Metal Mesh, leather, and canvas

  • Leather: Sparks, mild heat sources, blows, chips, and rough objects are all protected by leather.
  • Aluminized: It provides heat reflection and protection; inserts provide heat and cold protection.
  • Aramid fiber: It protects against heat, cold, wounds, and abrasions while also providing long-term protection.
  • Synthetic: Heat, cold, wounds, scratches, and some weak acids are all protected by synthetic materials.

Fabric and fabric coated

  • Fabric gloves: They protect against dirt, tiny pieces, chafing, and abrasions, but they are not suitable for use with rough, hard, or heavy materials.
  • Coated fabric gloves: These are composed of cotton with napping or plastic on one side for added grip and slip resistance for handling items such as bricks, wire, and hazardous laboratory containers.

Chemical and liquid resistant

  • Natural/Latex: This offers tensile properties, flexibility, good thermal stability, and abrasion resistance. Acids, caustic soda, salts, and ketones in aqueous solutions are also protected.
  • Butyl: A synthetic rubber that protects against corrosive acids, strong acids, alcohols, and esters. Butyl is also resistant to oxidation, acid corrosion, and abrasion even at low temperatures.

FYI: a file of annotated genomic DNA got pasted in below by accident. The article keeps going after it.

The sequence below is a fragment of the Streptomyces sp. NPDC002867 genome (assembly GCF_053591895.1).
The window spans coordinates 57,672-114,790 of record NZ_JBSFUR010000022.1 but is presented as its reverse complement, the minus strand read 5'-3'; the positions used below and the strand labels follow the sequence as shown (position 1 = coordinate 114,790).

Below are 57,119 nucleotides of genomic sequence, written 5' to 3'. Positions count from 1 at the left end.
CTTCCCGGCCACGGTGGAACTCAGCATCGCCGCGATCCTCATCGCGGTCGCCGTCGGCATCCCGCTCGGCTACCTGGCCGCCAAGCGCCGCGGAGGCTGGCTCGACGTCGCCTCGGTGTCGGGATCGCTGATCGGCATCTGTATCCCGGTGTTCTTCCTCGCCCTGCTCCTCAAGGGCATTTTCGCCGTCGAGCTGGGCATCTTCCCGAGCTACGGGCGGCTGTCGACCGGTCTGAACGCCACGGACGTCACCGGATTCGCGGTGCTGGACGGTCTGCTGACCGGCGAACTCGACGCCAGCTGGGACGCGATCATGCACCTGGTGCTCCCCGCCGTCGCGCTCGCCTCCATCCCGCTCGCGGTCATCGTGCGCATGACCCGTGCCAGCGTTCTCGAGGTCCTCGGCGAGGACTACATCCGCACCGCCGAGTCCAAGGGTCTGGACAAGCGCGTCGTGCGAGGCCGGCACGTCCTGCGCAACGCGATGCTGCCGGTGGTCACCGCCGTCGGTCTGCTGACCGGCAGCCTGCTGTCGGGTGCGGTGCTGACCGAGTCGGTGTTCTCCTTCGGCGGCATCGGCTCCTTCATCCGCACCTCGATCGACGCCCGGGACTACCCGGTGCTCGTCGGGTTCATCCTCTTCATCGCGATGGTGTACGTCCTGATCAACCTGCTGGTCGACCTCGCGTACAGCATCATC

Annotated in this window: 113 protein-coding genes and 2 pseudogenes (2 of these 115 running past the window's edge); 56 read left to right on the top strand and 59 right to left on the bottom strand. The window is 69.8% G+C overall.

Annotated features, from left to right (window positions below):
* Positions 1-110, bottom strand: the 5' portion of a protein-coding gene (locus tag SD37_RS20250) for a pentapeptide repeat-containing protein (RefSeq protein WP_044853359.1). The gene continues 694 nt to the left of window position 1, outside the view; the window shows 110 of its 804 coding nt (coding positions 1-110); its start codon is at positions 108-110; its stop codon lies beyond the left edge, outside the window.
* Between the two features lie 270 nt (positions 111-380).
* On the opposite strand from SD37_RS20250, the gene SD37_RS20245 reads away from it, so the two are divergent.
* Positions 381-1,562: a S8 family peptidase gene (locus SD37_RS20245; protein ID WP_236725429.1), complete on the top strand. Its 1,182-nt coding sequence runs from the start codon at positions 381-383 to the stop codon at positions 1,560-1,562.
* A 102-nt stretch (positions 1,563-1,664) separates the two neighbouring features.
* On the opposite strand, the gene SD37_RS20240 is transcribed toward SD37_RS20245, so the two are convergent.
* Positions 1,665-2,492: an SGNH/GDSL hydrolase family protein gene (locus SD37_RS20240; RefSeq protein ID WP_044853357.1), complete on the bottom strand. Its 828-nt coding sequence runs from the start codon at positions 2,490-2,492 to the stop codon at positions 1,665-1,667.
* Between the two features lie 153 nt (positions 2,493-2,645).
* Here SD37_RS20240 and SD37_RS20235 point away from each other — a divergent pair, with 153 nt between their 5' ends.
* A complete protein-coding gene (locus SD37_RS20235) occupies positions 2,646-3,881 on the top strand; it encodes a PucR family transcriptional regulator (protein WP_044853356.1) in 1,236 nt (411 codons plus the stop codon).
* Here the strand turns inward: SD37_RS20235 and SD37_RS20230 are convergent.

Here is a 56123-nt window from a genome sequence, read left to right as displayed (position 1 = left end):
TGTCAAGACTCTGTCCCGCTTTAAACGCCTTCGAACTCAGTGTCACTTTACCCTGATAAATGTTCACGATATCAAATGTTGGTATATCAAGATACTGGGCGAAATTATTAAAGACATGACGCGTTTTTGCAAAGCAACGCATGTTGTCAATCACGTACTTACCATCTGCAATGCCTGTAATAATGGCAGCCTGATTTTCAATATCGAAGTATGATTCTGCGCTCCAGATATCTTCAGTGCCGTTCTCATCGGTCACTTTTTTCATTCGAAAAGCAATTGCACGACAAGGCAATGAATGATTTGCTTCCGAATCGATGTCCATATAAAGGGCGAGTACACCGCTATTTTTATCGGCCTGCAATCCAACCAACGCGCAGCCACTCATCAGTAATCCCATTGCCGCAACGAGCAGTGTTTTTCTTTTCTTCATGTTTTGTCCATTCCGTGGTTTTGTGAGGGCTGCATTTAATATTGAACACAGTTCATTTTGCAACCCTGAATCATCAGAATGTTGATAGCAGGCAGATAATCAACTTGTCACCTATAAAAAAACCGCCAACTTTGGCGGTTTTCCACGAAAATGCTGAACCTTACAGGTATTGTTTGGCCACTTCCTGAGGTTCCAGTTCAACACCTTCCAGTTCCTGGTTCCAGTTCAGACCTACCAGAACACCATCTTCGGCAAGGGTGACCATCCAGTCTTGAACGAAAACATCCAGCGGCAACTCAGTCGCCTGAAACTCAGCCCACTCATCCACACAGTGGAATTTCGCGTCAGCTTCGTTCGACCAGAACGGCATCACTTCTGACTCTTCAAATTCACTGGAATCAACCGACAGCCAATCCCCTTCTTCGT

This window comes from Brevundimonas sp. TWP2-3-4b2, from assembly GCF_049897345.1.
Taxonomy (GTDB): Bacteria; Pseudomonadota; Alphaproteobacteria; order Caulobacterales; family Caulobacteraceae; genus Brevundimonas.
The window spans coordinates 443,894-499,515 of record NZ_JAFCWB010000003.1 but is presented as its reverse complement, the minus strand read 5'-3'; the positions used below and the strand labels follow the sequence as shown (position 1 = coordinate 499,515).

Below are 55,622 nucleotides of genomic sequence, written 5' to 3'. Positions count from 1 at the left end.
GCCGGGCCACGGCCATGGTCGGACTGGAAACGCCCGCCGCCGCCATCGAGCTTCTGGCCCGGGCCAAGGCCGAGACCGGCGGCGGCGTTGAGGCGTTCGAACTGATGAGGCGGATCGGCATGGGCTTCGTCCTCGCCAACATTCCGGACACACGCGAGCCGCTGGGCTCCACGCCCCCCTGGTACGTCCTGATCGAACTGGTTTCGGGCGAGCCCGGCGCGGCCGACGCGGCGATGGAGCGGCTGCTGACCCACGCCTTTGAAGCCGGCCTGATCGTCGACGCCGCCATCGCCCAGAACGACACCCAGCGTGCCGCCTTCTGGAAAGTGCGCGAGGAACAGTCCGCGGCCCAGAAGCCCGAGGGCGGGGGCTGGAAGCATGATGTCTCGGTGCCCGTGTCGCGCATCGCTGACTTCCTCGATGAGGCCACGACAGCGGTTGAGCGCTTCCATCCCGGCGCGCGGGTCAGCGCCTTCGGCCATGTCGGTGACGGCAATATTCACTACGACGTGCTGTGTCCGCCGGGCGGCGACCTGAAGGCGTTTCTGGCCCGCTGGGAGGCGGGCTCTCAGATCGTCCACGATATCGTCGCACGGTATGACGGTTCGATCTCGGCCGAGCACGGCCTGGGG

• Neoprene: It is a synthetic rubber that provides great tear strength and protection against lubricating oils, gasoline, solvents, organic acids, and alkalis for workers who require pliability and finger mobility.
  • Nitrile: A copolymer with resistance to chemical agents, oils, greases, acids, caustics, and alcohols; can withstand severe use and extended exposure.

Managing the use and care of safety gloves

It’s one thing to purchase a large number of gloves and distribute them to workers when they enter. Managing those gloves is a completely new challenge. You want your employees to put on the gloves, use them correctly, and keep your merchandise from disappearing.

Choose the gloves that best fit your needs and budget, rather than going for the most expensive ones, as long as they exceed OSHA’s guidelines.

Request samples from suppliers and do field tests to determine which types and brands will perform best for your company’s needs. Allow your staff to try them on for fit, comfort, and job role.

It’s not enough to buy the necessary hand protection; you also need to instruct your personnel on how to use it properly. In any case, one size does not fit everyone. A glove made for one purpose may not be suitable for another.


To conclude, a large proportion of significant injuries and lost work time are caused by hand and arm dangers. So are the large majority of hand and finger injuries avoidable, but OSHA also states that employers must provide personal protective equipment (PPE) when the risk assessment merits it?

You may find out what types of gloves will best meet your employees’ needs and safeguard against each job’s hazards by employing proper gloves, employee input, and accident records.

But don’t forget to select good quality gloves for your employees, perhaps ask for samples from an authentic protective gloves manufacturer so you can assess the best quality before you place a bulk order.